MICHAEL J. YBARRA, WRITER, DIES CLIMBING. It’s almost belittling, the title the Wall Street Journal gave to Ybarra: “Extreme Sports Correspondent.” What Ybarra was was a storyteller, and a darn good one. Read his piece on attempting to climb El Cap’s Nose in a day, and you get chills and laughs — and in hindsight, ominous foreshadowing of some risky behavior that you can’t help but fear may have been repeated this past weekend when he was soloing the Sierra’s Sawtooth Ridge Traverse and failed to return from the trip. But Ybarra had clearly made his peace with the dangers of climbing. A 2009 Journal story on the death of solo climber John Bachar makes that abundantly clear, especially this: “Most people exist so swaddled against danger, measuring out their lives with coffee spoons, that those who reckon by a different calculation of risk and reward appear insane. Yet to survive a perilous situation is to love life more than the average person can imagine.” Via Rock and Ice and the Wall Street Journal.
COLORADANS WANT THE OLYMPICS — BUT DOES THAT MATTER? 77 percent of residents in the Rocky Mountain state say they want the 2022 Winter Olympics, according to a recent survey, but it’s not up to them. The U.S. Olympic Committee has to first decide that it wants to put in bids for the games — and there are bitter memories of failed bids for the winter games in Colorado, like in 1976. And even if Colorado gets tapped as a bid candidate, there could be a lot of infighting over which resorts should host which events. Vail-Beaver Creek would have an inside track, perhaps, because in 2015 the resort hosts the the World Alpine Ski Championships and the vote for the 2022 games would be in June 2015. Which could be a great chance to show off the resort — unless they have a repeat of last year’s weak snowfall. Via Aspen Times.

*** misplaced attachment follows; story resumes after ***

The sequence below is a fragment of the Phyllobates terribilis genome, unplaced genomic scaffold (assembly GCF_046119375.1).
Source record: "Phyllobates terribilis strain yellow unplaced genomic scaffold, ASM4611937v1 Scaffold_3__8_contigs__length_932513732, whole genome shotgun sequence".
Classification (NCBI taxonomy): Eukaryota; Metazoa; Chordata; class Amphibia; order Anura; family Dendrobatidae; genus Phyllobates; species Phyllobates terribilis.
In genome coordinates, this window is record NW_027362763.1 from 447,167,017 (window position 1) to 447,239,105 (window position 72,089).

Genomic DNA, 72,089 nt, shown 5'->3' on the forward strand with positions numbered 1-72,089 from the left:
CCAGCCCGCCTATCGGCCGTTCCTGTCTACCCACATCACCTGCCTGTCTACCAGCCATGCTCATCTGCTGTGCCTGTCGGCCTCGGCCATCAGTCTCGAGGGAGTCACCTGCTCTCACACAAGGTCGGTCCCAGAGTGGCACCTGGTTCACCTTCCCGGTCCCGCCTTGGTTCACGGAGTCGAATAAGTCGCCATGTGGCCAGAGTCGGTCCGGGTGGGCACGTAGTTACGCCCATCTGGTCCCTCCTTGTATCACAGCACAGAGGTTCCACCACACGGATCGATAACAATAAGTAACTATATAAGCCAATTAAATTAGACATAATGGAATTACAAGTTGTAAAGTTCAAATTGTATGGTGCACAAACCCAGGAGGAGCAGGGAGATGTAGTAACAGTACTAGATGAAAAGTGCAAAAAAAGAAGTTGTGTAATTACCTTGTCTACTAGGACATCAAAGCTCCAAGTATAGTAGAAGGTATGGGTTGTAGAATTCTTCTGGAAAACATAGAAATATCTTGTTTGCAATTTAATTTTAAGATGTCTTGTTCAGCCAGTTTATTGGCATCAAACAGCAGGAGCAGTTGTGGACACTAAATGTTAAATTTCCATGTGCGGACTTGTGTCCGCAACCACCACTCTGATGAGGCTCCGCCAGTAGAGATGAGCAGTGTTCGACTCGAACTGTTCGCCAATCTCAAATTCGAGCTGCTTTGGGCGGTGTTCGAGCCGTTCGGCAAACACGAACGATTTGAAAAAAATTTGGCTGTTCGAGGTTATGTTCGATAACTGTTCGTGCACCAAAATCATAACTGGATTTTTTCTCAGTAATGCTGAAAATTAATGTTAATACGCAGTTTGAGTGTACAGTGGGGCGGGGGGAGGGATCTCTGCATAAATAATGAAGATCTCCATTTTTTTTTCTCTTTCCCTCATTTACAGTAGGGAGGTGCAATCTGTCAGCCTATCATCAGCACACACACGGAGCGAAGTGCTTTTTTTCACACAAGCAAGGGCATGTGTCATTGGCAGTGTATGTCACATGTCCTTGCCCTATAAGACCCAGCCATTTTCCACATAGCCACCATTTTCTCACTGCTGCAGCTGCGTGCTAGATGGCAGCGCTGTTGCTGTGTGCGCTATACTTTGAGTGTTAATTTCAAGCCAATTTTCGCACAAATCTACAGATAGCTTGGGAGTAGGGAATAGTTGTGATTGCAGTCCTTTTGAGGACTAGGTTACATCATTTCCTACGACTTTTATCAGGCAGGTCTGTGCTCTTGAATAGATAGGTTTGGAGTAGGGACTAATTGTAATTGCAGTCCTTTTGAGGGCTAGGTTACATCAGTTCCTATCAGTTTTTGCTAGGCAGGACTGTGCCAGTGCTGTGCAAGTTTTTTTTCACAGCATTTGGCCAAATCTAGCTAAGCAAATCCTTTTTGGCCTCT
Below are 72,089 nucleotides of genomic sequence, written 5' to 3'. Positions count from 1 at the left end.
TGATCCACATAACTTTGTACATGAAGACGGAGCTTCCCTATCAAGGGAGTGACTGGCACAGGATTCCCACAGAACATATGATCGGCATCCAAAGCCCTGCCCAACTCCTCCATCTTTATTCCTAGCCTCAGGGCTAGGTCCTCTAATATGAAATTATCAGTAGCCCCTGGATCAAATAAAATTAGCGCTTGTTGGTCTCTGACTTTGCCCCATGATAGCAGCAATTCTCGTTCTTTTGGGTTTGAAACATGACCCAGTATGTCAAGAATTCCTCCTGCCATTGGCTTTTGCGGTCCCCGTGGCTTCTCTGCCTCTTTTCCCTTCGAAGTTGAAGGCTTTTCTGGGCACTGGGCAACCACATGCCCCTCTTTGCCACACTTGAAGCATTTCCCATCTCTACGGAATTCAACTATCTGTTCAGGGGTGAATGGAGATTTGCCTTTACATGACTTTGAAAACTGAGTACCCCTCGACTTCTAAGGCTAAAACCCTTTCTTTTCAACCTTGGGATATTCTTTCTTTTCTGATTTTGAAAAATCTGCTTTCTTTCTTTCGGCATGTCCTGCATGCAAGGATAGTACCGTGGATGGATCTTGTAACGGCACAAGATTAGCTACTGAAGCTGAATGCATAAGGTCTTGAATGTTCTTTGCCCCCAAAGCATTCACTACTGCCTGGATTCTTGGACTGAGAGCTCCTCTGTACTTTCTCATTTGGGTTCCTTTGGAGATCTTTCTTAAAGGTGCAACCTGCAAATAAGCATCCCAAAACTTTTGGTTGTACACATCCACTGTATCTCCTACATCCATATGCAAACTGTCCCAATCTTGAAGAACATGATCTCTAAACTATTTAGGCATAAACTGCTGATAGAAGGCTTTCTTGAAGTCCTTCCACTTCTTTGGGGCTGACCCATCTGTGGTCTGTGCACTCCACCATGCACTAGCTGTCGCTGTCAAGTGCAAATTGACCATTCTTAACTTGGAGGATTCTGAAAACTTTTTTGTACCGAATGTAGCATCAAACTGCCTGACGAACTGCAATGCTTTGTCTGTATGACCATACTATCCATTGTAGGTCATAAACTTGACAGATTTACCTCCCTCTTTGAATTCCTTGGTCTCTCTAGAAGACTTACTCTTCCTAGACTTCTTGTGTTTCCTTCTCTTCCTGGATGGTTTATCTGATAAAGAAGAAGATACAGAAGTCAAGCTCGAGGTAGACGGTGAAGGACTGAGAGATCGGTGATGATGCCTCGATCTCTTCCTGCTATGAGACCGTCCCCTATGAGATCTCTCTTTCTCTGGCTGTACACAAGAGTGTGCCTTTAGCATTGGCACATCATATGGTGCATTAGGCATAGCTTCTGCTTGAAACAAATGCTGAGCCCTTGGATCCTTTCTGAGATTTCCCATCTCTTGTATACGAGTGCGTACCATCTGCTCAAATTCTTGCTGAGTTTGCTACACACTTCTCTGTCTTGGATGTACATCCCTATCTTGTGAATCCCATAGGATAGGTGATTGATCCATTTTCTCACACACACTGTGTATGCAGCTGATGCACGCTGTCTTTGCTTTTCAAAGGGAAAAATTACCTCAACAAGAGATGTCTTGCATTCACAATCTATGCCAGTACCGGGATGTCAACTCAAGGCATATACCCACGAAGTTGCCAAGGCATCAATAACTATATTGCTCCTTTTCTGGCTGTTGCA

NO MATTER HOW DRAMATIC, THE MODERN TOUR DE FRANCE HAS NOTHING ON ITS OWN HISTORY. This awesome slideshow, which spans a 70 year of the Tour’s 99-year history, shows just how relatively soft today’s riders really are. From the 1926 race that was 1.5 times longer than today’s to the idea of riding entirely fixed gears down dirt mountain passes boggles the mind. And yet there have been just four deaths, which also provides some perspective on the skill required of TdF racers past, whose bikes had incredibly weak brakes by today’s standards and whose rigs broke at the welds with disturbing regularity. Via The New Yorker.
THE TOUR DE TECH — WHAT THE RACE IS REALLY ABOUT? Bike Radar reporter James Huang’s extreme deep dives on bike tech from the Tour de France are mind blowing; I once walked the pits with the guy at the Giro d’Italia and in 10 yards Huang pointed out new designs, experimental brakes, and cranks that weren’t in existence on the market. Huang spots the stuff nobody else unearths, because nobody else has as keen an eye for detail. Huang might someday find gainful employment for the UCI, policing their absurd policies on what’s legal and what’s not — save that he regularly mocks their efforts. Why, you might ask, should you care about the technology at the Tour? Because unlike in other forms of racing, the bikes and gear at the Tour will be sold to the general public — it’s just that the pros get all the coolest stuff first. Via Bike Radar.